Sharon’s phone call to Wylde’s parents’ house offering an invitation to L.A. for an audition was just the beginning, while at the same time Wylde thought this was a well set up prank from his homies. The ticket that Sharon sent made things more clear than ever. The chance of a lifetime was here. And now! Among 400 people that were pre-chosen, Wylde had a chance to live his dream, but also to set his life straight. At the same time Ozzy had once again to make the right choice. At the same audition Randy Castillo (drums) and Phil Soussan (bass) participated, the rhythm section of “Ultimate Sin” that is, and they played “Suicide Solution”, “Bark at the Moon” and “Crazy Train”. Ozzy didn’t want a Randy Rhoads clone in any case, so he urged the blonde giant to play from his heart and the rest is history. So, with a new guitar player, the band travelled soon to England and started recording songs for the upcoming record. But close to the studio in Birmingham, there was a pub that proved to be a hindrance for the progress of the recordings, so the band flew to a new destination, Albuquerque, New Mexico, in order to continue recording. At the same time another great move by Sharon and Ozzy completed the band’s line up in the best way. Soussan left and the old friend Bob Daisley came back, who, despite the legal dispute with the Osbourne family he was involved in, one that later will prove to be a dark page in Ozzy’s story and in the legacy he is leaving behind, he returned to cover the position of the bass player. Even if he never stopped to be a member of the band either playing or writing, since he participated in all 4 first Ozzman albums.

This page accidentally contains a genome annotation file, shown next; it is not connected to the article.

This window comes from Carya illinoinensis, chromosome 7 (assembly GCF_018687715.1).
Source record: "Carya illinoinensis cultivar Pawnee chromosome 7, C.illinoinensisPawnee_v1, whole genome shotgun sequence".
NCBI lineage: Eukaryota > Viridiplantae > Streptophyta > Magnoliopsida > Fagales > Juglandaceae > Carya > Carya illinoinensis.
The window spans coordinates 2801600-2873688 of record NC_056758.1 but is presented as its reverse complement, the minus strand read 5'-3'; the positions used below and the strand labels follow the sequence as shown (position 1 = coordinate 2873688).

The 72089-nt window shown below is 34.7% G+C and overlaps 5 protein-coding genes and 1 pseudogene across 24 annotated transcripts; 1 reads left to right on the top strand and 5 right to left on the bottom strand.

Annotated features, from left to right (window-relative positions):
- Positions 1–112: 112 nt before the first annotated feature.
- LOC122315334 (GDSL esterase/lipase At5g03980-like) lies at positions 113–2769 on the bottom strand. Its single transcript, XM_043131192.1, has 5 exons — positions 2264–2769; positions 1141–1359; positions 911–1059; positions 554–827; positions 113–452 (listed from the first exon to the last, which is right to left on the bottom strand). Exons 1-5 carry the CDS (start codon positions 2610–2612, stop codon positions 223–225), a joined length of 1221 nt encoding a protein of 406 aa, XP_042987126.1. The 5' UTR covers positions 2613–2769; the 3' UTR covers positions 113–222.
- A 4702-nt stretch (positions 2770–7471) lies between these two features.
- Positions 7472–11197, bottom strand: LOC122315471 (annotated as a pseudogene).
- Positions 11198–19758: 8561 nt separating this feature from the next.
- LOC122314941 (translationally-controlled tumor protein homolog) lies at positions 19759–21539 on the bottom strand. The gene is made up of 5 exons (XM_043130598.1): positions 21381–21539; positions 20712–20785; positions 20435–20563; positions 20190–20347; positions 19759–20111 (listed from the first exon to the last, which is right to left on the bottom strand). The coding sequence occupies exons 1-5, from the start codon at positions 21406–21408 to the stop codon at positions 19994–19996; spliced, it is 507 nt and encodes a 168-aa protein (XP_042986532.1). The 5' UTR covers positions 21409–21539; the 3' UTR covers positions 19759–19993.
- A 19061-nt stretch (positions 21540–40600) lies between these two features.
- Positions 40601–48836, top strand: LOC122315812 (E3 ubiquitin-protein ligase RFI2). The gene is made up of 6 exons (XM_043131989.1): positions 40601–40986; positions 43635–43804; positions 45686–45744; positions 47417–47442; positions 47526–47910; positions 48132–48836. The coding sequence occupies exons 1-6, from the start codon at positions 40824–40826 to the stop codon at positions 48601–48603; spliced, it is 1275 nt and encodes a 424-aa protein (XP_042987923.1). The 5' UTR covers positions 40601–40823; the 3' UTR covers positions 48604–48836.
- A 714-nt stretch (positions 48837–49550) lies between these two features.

The change of producer from the neutral Ron Nevison of “The Ultimate Sin” to Roy Thomas Baker that has worked with Queen, along with Zakk Wylde’s addition, seemed that it would bring a whole new sound in the forefront. The collaboration with Baker wasn’t as rewarding as expected though. The guitars were sounding weak, very light for that era, while whining, complaints and fighting were comprising the puzzle of the recordings in Enterprise Studios in California. At that moment, Sharon took matters in her own hands. The recording tapes that she has listened to were indeed weak and after Wylde told her he would like to rewrite the guitars, she urged him to say it to Baker. This was one drop too many for the famous producer. This young rookie doubting his work… Then arrived Keith Olsen, already famous from his work with Fleetwood Mac, and that seemed redemptory, although it was just complementing since he was the co-producer. But the groove and the whole guitarwork that has been done in “No Rest for the Wicked” is an outcome of the cooperation of these two men. Wylde was thirsty to reach the top and leave his mark, while Olsen was jeopardizing his reputation. This was the perfect combination for Ozzy, who despite his commercial success was in declining course, to rise again. Everyone contributed in the songwriting, but the main contributors were Wylde and Daisley, the lyrics of whom have marked the first period of Ozzy’s band. The rest, even keyboardist John Sinclair, helped as well and only one song, “Devil’s Daughter (Holy War)” was written entirely from Osbourne. In this new era, young Jeffrey changed his name into Zakk Wylde, since Ozzy told him that “Weiland does not fit in Madison Square Garden’s marquee”. Zakk was an invention of his wife, Wylde was a sudden inspiration of him while listening to a Kim Wilde’s hit. But what changed even more was the musical identity and the sound of the madman. This became more American than ever and flirted with being charted, while it was in perfect harmony with the spirit of the era.